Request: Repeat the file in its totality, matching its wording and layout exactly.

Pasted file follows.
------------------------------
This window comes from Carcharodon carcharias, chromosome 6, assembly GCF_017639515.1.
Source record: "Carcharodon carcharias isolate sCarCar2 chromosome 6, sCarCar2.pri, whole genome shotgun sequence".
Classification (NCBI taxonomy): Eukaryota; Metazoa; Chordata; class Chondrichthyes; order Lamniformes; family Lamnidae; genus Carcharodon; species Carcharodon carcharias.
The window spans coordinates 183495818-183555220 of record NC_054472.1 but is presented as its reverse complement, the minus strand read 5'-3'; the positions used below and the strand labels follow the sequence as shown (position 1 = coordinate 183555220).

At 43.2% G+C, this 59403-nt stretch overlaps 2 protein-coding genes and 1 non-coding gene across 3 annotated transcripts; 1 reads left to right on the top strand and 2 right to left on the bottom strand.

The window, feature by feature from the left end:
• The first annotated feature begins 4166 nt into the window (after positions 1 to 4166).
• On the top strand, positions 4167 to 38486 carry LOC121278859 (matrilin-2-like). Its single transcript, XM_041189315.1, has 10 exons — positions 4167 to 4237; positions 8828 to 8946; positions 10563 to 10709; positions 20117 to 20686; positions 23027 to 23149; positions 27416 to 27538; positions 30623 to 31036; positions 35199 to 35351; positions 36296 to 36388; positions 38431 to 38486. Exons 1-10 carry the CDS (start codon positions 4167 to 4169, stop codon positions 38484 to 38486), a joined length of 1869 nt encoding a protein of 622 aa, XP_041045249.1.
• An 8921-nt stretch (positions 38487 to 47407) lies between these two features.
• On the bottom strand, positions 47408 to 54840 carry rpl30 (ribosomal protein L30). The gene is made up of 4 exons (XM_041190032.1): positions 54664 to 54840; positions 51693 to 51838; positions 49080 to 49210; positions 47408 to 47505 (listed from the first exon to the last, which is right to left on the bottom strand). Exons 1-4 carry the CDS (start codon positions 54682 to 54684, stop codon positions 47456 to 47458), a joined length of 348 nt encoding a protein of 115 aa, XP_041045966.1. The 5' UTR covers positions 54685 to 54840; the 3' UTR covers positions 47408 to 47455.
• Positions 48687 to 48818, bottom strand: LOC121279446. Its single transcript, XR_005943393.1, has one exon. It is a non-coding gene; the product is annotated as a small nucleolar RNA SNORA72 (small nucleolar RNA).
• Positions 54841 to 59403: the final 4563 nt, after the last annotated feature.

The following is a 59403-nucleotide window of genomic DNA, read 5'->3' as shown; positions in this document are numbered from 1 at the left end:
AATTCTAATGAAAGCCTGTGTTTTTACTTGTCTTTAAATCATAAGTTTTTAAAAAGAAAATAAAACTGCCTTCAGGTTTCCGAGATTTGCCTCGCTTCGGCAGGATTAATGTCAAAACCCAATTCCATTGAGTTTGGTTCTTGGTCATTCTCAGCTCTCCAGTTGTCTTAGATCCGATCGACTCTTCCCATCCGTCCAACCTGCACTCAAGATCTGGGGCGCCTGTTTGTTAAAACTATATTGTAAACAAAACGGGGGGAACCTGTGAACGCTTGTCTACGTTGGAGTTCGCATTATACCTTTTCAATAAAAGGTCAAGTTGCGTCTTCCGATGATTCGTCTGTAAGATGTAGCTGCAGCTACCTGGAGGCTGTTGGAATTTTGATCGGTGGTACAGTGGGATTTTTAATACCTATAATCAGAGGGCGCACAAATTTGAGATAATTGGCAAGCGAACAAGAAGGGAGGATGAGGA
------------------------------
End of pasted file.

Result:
This window comes from Carcharodon carcharias, chromosome 6, assembly GCF_017639515.1.
Source record: "Carcharodon carcharias isolate sCarCar2 chromosome 6, sCarCar2.pri, whole genome shotgun sequence".
Classification (NCBI taxonomy): Eukaryota; Metazoa; Chordata; class Chondrichthyes; order Lamniformes; family Lamnidae; genus Carcharodon; species Carcharodon carcharias.
The window spans coordinates 183495818-183555220 of record NC_054472.1 but is presented as its reverse complement, the minus strand read 5'-3'; the positions used below and the strand labels follow the sequence as shown (position 1 = coordinate 183555220).

At 43.2% G+C, this 59403-nt stretch overlaps 2 protein-coding genes and 1 non-coding gene across 3 annotated transcripts; 1 reads left to right on the top strand and 2 right to left on the bottom strand.

The window, feature by feature from the left end:
• The first annotated feature begins 4166 nt into the window (after positions 1 to 4166).
• On the top strand, positions 4167 to 38486 carry LOC121278859 (matrilin-2-like). Its single transcript, XM_041189315.1, has 10 exons — positions 4167 to 4237; positions 8828 to 8946; positions 10563 to 10709; positions 20117 to 20686; positions 23027 to 23149; positions 27416 to 27538; positions 30623 to 31036; positions 35199 to 35351; positions 36296 to 36388; positions 38431 to 38486. Exons 1-10 carry the CDS (start codon positions 4167 to 4169, stop codon positions 38484 to 38486), a joined length of 1869 nt encoding a protein of 622 aa, XP_041045249.1.
• An 8921-nt stretch (positions 38487 to 47407) lies between these two features.
• On the bottom strand, positions 47408 to 54840 carry rpl30 (ribosomal protein L30). The gene is made up of 4 exons (XM_041190032.1): positions 54664 to 54840; positions 51693 to 51838; positions 49080 to 49210; positions 47408 to 47505 (listed from the first exon to the last, which is right to left on the bottom strand). Exons 1-4 carry the CDS (start codon positions 54682 to 54684, stop codon positions 47456 to 47458), a joined length of 348 nt encoding a protein of 115 aa, XP_041045966.1. The 5' UTR covers positions 54685 to 54840; the 3' UTR covers positions 47408 to 47455.
• Positions 48687 to 48818, bottom strand: LOC121279446. Its single transcript, XR_005943393.1, has one exon. It is a non-coding gene; the product is annotated as a small nucleolar RNA SNORA72 (small nucleolar RNA).
• Positions 54841 to 59403: the final 4563 nt, after the last annotated feature.

The following is a 59403-nucleotide window of genomic DNA, read 5'->3' as shown; positions in this document are numbered from 1 at the left end:
AATTCTAATGAAAGCCTGTGTTTTTACTTGTCTTTAAATCATAAGTTTTTAAAAAGAAAATAAAACTGCCTTCAGGTTTCCGAGATTTGCCTCGCTTCGGCAGGATTAATGTCAAAACCCAATTCCATTGAGTTTGGTTCTTGGTCATTCTCAGCTCTCCAGTTGTCTTAGATCCGATCGACTCTTCCCATCCGTCCAACCTGCACTCAAGATCTGGGGCGCCTGTTTGTTAAAACTATATTGTAAACAAAACGGGGGGAACCTGTGAACGCTTGTCTACGTTGGAGTTCGCATTATACCTTTTCAATAAAAGGTCAAGTTGCGTCTTCCGATGATTCGTCTGTAAGATGTAGCTGCAGCTACCTGGAGGCTGTTGGAATTTTGATCGGTGGTACAGTGGGATTTTTAATACCTATAATCAGAGGGCGCACAAATTTGAGATAATTGGCAAGCGAACAAGAAGGGAGGATGAGGA